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An American Family History

Joseph Stanhope

Various spellings of Stanhope
Stanape, Stanup, Standhope, Stanhop, Stanop, and Stannup

Sudbury in Middlesex County, Massachusetts was incorporated in 1639 with a population of 476. A major battle of the King Philip's War was fought in Sudbury in 1676.

Joseph Stanhope was born on September 13, 1662 in Sudbury, Middlesex County, Massachusetts. His parents were Ensign Jonathan Stanhope, Sr. and Susannah Ayres.

He married Hannah Bradish on January 1, 1684/85. Hannah was the daughter of Joseph Bradish and Mary Frost and was born on January 14, 1669. She was sister of the infamous pirate Joseph Bradish who commanded the Adventure.

Joseph and Hannah's children included:
Jonathan Stanhope (1687),
Susanna Stanhope (1685),
Joseph Stanhope (1690),
Jemima Stanhope Walker (1691), and
Isaac Stanhope (1696).

After Joseph died, Hannah married glazier Edward Marrett in Sudbury. Edward was the son of John Marrett and Abigail Richardson. He was born on August 2, 1670. The Marrett family lived in Cambridge on Brattle Street.

Hannah died on April 9, 1754 and her husband died two days later. They had both attended meeting on the previous Sabbath. They were both buried in one grave in the old burying-ground in Cambridge.

Here lyes ye body
of Mrs Hannah Marrett,
wife to Mr. Edward Marrett;
who died. April 9th. 1754.
in ye 85th. year of her age.

Here lyes buried ye body
of Mr. Edward Marrett;
who departed this life April 11th. 1754.
in ye 84th. year of his age.

Old Style Calendar
Before 1752 the year began on Lady Day, March 25th,. Dates between January 1st and March 24th were at the end of the year. Old Style (O.S.) and New Style (N.S.) are used to indicate whether the year has been adjusted. Often both dates are used.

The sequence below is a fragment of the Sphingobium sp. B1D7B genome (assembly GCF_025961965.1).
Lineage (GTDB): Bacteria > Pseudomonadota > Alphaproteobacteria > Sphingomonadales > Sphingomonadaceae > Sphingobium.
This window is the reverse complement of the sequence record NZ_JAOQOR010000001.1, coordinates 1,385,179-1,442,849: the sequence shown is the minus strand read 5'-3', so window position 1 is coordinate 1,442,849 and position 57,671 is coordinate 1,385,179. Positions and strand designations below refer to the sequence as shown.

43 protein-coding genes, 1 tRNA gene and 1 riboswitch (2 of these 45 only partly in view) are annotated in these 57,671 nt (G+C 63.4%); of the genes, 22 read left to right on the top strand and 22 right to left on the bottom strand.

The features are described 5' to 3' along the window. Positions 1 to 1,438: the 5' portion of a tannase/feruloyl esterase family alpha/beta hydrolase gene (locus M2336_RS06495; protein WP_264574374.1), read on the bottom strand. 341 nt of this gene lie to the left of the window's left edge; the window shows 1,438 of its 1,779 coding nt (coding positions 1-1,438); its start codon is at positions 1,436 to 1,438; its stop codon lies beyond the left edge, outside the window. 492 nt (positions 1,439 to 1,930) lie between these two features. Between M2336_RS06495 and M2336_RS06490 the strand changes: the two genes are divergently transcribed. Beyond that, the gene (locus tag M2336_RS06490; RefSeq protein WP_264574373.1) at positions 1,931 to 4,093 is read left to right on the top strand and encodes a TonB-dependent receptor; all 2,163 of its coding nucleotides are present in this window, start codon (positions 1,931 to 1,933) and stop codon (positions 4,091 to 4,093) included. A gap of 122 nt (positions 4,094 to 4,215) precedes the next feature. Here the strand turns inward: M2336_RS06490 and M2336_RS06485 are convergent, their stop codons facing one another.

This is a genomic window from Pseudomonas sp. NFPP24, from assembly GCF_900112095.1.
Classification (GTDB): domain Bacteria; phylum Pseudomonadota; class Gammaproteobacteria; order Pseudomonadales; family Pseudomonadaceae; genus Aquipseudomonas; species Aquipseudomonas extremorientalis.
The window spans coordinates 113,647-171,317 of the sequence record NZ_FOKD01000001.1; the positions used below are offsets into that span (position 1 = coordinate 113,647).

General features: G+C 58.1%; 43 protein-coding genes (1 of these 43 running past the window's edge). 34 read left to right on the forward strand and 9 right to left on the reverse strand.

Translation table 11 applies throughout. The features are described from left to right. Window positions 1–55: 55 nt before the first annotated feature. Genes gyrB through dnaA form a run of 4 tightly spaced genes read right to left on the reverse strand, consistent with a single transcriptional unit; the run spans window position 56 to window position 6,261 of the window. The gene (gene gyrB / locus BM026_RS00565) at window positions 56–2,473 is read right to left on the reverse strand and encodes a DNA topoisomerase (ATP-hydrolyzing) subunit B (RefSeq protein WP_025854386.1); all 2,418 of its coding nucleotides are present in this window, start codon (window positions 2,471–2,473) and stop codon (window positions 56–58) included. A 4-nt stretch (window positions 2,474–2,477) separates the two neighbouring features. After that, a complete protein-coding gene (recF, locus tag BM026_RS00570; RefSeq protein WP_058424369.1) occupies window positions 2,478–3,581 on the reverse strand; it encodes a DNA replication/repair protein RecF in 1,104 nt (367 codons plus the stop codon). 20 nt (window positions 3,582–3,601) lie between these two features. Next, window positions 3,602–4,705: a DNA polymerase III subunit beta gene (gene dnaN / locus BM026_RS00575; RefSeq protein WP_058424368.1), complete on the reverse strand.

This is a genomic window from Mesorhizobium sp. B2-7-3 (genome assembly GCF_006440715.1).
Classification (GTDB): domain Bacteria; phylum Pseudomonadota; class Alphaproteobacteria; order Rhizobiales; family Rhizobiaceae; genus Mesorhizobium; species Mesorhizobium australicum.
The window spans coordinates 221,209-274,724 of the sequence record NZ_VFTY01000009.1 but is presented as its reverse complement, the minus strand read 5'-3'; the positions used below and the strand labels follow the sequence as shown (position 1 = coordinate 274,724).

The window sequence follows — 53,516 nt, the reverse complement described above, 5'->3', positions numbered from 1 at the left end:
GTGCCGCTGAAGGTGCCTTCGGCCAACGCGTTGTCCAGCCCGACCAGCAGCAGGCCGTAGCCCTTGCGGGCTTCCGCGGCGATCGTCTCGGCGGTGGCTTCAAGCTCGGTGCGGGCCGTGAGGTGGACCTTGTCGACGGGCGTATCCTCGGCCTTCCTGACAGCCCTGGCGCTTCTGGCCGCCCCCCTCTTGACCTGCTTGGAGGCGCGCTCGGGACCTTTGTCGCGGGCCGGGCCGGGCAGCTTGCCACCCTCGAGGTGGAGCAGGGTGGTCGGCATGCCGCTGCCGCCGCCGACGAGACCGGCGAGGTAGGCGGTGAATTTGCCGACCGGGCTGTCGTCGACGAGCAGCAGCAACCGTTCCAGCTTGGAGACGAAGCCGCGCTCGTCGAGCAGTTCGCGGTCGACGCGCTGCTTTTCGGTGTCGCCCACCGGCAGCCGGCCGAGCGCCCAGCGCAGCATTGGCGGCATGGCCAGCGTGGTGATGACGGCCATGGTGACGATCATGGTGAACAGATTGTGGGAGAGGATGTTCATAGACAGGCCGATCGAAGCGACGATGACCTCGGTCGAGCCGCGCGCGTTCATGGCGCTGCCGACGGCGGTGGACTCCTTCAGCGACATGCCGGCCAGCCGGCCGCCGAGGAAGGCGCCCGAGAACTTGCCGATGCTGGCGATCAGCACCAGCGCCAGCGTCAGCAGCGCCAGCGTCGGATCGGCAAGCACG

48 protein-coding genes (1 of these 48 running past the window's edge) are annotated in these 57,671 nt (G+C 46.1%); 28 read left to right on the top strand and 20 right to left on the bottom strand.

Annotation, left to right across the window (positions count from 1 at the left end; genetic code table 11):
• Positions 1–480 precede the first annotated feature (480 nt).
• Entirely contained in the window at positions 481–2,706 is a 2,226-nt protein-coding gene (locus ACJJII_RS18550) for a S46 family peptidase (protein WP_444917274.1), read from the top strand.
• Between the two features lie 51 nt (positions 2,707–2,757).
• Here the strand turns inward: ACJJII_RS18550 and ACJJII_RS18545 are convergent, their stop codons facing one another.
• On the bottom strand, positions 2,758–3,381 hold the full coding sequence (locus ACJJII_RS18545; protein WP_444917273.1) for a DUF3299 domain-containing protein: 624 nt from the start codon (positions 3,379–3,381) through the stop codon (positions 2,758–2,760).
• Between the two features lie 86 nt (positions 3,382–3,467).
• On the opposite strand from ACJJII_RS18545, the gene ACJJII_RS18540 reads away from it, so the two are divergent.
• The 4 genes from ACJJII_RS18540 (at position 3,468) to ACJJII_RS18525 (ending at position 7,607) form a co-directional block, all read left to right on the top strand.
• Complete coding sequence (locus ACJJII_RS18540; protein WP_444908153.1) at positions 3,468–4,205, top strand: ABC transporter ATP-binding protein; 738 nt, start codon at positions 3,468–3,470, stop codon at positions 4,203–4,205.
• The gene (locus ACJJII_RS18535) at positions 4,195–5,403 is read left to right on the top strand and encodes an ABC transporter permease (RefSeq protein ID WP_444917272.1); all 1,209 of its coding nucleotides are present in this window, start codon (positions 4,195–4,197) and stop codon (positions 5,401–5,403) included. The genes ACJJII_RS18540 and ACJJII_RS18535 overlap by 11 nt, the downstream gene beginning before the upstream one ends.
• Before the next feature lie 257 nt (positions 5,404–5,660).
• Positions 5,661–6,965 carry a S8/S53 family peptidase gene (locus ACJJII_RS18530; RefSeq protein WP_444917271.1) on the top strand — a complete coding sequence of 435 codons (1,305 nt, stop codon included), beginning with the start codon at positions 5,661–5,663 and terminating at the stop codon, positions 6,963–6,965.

Children of
Ensign Jonathan Stanhope
and Susannah Ayer
  • Hannah Stanhope Jennings
  • Jonathan Stanhope, Jr.
  • Sarah Stanhope
  • Joseph Stanhope
  • Jemima Stanhope Rutter
  • Mary Stanhope
  • Rebecca Stanhope Hemenway
  • ye is an archaic spelling of "the."
     

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    Genealogical and Family History of the State of Maine by George Thomas Little, Henry Sweetser Burrage, Albert Roscoe Stubbs published by Lewis Historical Publishing Company, 1909.

    Joseph, son of Ensign Jonathan (1) Stanhope, was born in Sudbury, Massachusetts, September 13, 1662. He married, January 1, 1684-85. Hannah Bradish, who died July 20, 1727, daughter of Joseph Bradish.

    Children, born at Sudbury:
    1. Susanna, September 1, 1685, married, September 27, 1727, William Simson.
    2. Jonathan, January 25, 1686-87, mentioned below.
    3. Jemima, married, May 27, 1717, John Walker.
    4. Isaac, died December 30, 1/29.
    5. Joseph.

     
     
     
     

    from History of Framingham, Massachussetts by William Barry

    Bradish, Joseph on Sud. Rec. 1662, was in Fram. 1672. His chil. by w. Mary, were,
    1. Mary, b. Ap. 10,1665;
    2. Sarah, b. May 6, '67;
    3. Hannah, b. Jan. 14, '69, m. Joseph Stanhope, '85; Joseph, b. Nov. 28, '72.

     
     
     

    A yeoman was a man who owned and cultivated a small farm. He belonged to the class below the gentry or land owners. A husbandman was a free tenant farmer. The social status of a husbandman was below that of a yeoman.

    History of Hardwick, Massachusetts by Lucius Robinson Paige

    Joseph [Bradish], S. of Robert (1), was in Sudbury, 1662, Framingham, 1672, and returned to Cambridge about 1678.

    By w. Mary he had
    Mary,
    b. 10 Ap. 1665, m. John Green, 22 Nov. 1684;
    Sarah,
    b. 6 May 1667, prob. d. young;
    Hannah, b. 14 Jan. 1669-70, m. Edward Marrett, and d. 9 Ap. 1754;
    Joseph,
    b. 28 Nov. 1672, supposed to be the pirate who was sent to London, 1699, and executed;
    Ruth,
    m. Thomas Ford of Marshfield 5 Ap. 1711;
    John, b.
    18 Sep. 1678;
    James,
    b. about 1680. Joseph the f. d. before 2 Ap. 1725,

    when part of his estate in Cambridge was sold by Mary, Hannah, and John, of Camb., James of Westhorough, and Ruth of Marshfield, described as "children of Joseph Bradish, late of Camb yeoman, deceased."

     
     
     
    Slavery is an immoral system of forced labor where people are treated as property to be bought and sold. It was legal in the American Colonies and the United States until the Civil War.